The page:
Net Download Time to Be Filled by -- You Guessed It -- Advertising
Enter Zing Network Inc., San Francisco. The startup has launched Zing Player, a program available for free download at www.zing.com that lets consumers watch entertainment bits as they wait for pages to download from the Internet.
According to NetRatings Inc., the Web-waiting time is one heck of a hole. The Internet-usage monitoring firm contends that consumers accessing the Web from home wait an average of 15 seconds for a page with text and images to load. Also according to NetRatings (www.netratings.com), the average Internet consumer viewed 1,068 pages in June and 1,221 pages in July. That's an average wait of 9.4 minutes a day, or nearly five hours a month.
Using patented technology, the Zing Player pulls content from the Zing Web site while the computer's browser is idle and stores sound and images on the Web surfer's hard drive. The technology doesn't slow the Internet experience, Zing said.
During page loads, the Zing Player fires up automatically and delivers song clips, trivia, jokes, photographs or other content in the foreground while the Web page loads in the background. Subscribers can choose content from any of 10 channels, with titles like Car Culture, Art Gallery, Humor and Cartoons as well as Spanish and French flash-card channels.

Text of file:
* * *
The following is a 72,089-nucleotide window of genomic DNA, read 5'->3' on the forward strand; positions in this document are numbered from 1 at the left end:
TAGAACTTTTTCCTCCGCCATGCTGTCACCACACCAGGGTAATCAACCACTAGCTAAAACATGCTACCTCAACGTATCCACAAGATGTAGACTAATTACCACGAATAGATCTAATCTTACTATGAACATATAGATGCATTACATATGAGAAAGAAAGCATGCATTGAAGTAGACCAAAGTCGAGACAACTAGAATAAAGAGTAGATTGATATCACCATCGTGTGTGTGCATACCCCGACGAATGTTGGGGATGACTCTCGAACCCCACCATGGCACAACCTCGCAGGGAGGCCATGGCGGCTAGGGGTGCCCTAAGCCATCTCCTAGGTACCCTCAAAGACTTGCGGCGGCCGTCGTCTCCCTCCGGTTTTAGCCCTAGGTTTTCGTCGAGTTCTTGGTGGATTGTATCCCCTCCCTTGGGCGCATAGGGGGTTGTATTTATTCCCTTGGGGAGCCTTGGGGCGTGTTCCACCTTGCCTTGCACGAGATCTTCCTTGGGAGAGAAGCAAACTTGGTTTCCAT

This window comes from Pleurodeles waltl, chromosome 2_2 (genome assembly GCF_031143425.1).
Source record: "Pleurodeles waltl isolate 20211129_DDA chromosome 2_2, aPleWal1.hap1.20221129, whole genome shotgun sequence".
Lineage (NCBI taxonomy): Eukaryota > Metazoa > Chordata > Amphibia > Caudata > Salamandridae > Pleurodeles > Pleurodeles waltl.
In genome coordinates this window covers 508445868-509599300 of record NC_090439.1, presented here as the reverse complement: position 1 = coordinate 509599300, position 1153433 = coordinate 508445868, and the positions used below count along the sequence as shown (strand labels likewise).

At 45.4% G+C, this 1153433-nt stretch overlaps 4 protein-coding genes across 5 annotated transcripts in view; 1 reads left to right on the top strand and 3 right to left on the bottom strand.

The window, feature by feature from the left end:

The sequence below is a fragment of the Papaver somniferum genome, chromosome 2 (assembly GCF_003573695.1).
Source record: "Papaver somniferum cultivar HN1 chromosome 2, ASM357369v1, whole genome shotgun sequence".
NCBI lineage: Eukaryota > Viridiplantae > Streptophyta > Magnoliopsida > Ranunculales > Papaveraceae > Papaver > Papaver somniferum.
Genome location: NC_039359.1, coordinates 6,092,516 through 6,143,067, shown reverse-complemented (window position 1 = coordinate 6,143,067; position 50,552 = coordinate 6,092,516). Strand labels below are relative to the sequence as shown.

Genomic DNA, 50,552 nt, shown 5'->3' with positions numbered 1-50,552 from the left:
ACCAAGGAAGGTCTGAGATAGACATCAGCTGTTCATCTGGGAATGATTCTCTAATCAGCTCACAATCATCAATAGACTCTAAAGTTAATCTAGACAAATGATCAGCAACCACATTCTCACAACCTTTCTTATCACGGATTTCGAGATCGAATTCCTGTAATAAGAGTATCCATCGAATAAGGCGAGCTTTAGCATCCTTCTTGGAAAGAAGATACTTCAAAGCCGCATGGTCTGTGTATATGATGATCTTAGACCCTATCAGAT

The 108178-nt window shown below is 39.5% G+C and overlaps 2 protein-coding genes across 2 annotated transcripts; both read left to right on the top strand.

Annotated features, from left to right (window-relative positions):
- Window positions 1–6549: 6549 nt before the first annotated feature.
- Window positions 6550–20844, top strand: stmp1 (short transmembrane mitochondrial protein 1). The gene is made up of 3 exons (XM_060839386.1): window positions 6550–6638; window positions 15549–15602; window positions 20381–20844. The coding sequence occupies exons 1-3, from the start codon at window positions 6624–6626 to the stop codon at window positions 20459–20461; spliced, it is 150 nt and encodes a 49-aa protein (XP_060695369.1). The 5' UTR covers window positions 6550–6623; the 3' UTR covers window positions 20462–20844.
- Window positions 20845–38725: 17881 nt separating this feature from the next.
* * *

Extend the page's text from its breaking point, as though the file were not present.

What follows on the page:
Zing's content providers include the Rolling Stone Network, Billboard, Universal Studios and Hachette Filipacchi publications such as Premiere, Road & Track and Car & Driver. The company plans to begin offering advertisers time on its service in October and says it will limit advertising to 10 percent of its content.
"The fact that we are only 10 percent advertising means that there is less advertising clutter," said Steve Guttman, vice president of marketing.
The service currently claims 20,000 subscribers. Its goal is between 250,000 and 500,000 by year's end and 1 million by mid-1999. Initially, Zing will sell run-of-service advertising only, but it is collecting age, gender, ZIP code and job-type information from subscribers along with their interests for more targeted advertising sometime in the future.
Zing faces several challenges. Among the biggest is getting consumers to download the Zing Player. To attract subscribers, it is running an online sweepstakes offering the Zing Beetle, a Volkswagen decorated with Zing's red-hot-pepper logo.
According to Zing, advertising spots on its service will run five seconds and include links so the user can click to an advertiser's Web site.
What happens to Zing when future technology makes download time no longer an issue?
"That's something I can only hint at right now, but we're creating hundreds, if not thousands, of these spots per week," Guttman said, "and they can be delivered on a Web page as well as they can be delivered between Web pages."
Zing plans to capitalize on the likelihood that the service probably will lend itself well to impulse buying, but Guttman declined to elaborate.
"That one's still in the idea stages," he said.